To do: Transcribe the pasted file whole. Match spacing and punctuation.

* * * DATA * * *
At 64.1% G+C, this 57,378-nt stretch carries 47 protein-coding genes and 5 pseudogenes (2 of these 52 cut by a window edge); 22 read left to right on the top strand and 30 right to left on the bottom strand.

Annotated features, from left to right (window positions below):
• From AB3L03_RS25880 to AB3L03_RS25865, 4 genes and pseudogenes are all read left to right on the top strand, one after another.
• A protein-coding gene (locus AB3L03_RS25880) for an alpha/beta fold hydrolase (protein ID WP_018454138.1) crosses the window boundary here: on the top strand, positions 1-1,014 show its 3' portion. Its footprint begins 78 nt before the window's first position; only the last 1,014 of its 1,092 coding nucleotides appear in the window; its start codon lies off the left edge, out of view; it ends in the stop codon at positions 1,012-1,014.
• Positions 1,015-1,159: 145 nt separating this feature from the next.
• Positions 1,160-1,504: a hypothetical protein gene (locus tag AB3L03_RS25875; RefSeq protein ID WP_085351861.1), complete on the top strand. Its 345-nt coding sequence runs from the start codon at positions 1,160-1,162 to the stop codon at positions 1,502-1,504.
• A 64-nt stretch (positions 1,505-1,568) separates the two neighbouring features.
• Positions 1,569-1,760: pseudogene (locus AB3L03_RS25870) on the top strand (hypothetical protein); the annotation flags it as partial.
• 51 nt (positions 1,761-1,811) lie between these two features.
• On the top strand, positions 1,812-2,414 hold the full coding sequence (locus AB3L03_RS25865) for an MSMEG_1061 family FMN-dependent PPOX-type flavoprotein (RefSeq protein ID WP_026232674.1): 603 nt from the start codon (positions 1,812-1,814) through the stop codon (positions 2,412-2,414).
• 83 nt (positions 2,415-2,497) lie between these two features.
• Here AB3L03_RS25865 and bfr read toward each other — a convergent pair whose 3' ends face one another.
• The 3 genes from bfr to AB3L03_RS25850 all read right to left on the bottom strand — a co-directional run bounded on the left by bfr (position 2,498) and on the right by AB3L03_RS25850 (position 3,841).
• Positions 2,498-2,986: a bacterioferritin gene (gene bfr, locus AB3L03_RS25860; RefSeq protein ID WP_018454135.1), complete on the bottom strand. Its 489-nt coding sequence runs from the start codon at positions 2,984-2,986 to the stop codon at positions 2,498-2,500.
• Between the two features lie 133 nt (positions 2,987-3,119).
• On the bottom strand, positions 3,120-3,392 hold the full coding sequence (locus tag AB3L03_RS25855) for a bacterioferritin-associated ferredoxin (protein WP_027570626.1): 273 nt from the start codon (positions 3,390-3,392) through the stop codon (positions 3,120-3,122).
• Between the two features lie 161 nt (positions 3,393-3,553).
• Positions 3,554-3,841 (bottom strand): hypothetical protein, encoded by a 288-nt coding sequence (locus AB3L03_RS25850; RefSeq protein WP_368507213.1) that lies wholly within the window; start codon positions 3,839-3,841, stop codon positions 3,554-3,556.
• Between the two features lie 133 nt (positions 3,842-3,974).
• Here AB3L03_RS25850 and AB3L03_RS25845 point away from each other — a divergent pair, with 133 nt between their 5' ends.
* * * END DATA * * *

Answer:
At 64.1% G+C, this 57,378-nt stretch carries 47 protein-coding genes and 5 pseudogenes (2 of these 52 cut by a window edge); 22 read left to right on the top strand and 30 right to left on the bottom strand.

Annotated features, from left to right (window positions below):
• From AB3L03_RS25880 to AB3L03_RS25865, 4 genes and pseudogenes are all read left to right on the top strand, one after another.
• A protein-coding gene (locus AB3L03_RS25880) for an alpha/beta fold hydrolase (protein ID WP_018454138.1) crosses the window boundary here: on the top strand, positions 1-1,014 show its 3' portion. Its footprint begins 78 nt before the window's first position; only the last 1,014 of its 1,092 coding nucleotides appear in the window; its start codon lies off the left edge, out of view; it ends in the stop codon at positions 1,012-1,014.
• Positions 1,015-1,159: 145 nt separating this feature from the next.
• Positions 1,160-1,504: a hypothetical protein gene (locus tag AB3L03_RS25875; RefSeq protein ID WP_085351861.1), complete on the top strand. Its 345-nt coding sequence runs from the start codon at positions 1,160-1,162 to the stop codon at positions 1,502-1,504.
• A 64-nt stretch (positions 1,505-1,568) separates the two neighbouring features.
• Positions 1,569-1,760: pseudogene (locus AB3L03_RS25870) on the top strand (hypothetical protein); the annotation flags it as partial.
• 51 nt (positions 1,761-1,811) lie between these two features.
• On the top strand, positions 1,812-2,414 hold the full coding sequence (locus AB3L03_RS25865) for an MSMEG_1061 family FMN-dependent PPOX-type flavoprotein (RefSeq protein ID WP_026232674.1): 603 nt from the start codon (positions 1,812-1,814) through the stop codon (positions 2,412-2,414).
• 83 nt (positions 2,415-2,497) lie between these two features.
• Here AB3L03_RS25865 and bfr read toward each other — a convergent pair whose 3' ends face one another.
• The 3 genes from bfr to AB3L03_RS25850 all read right to left on the bottom strand — a co-directional run bounded on the left by bfr (position 2,498) and on the right by AB3L03_RS25850 (position 3,841).
• Positions 2,498-2,986: a bacterioferritin gene (gene bfr, locus AB3L03_RS25860; RefSeq protein ID WP_018454135.1), complete on the bottom strand. Its 489-nt coding sequence runs from the start codon at positions 2,984-2,986 to the stop codon at positions 2,498-2,500.
• Between the two features lie 133 nt (positions 2,987-3,119).
• On the bottom strand, positions 3,120-3,392 hold the full coding sequence (locus tag AB3L03_RS25855) for a bacterioferritin-associated ferredoxin (protein WP_027570626.1): 273 nt from the start codon (positions 3,390-3,392) through the stop codon (positions 3,120-3,122).
• Between the two features lie 161 nt (positions 3,393-3,553).
• Positions 3,554-3,841 (bottom strand): hypothetical protein, encoded by a 288-nt coding sequence (locus AB3L03_RS25850; RefSeq protein WP_368507213.1) that lies wholly within the window; start codon positions 3,839-3,841, stop codon positions 3,554-3,556.
• Between the two features lie 133 nt (positions 3,842-3,974).
• Here AB3L03_RS25850 and AB3L03_RS25845 point away from each other — a divergent pair, with 133 nt between their 5' ends.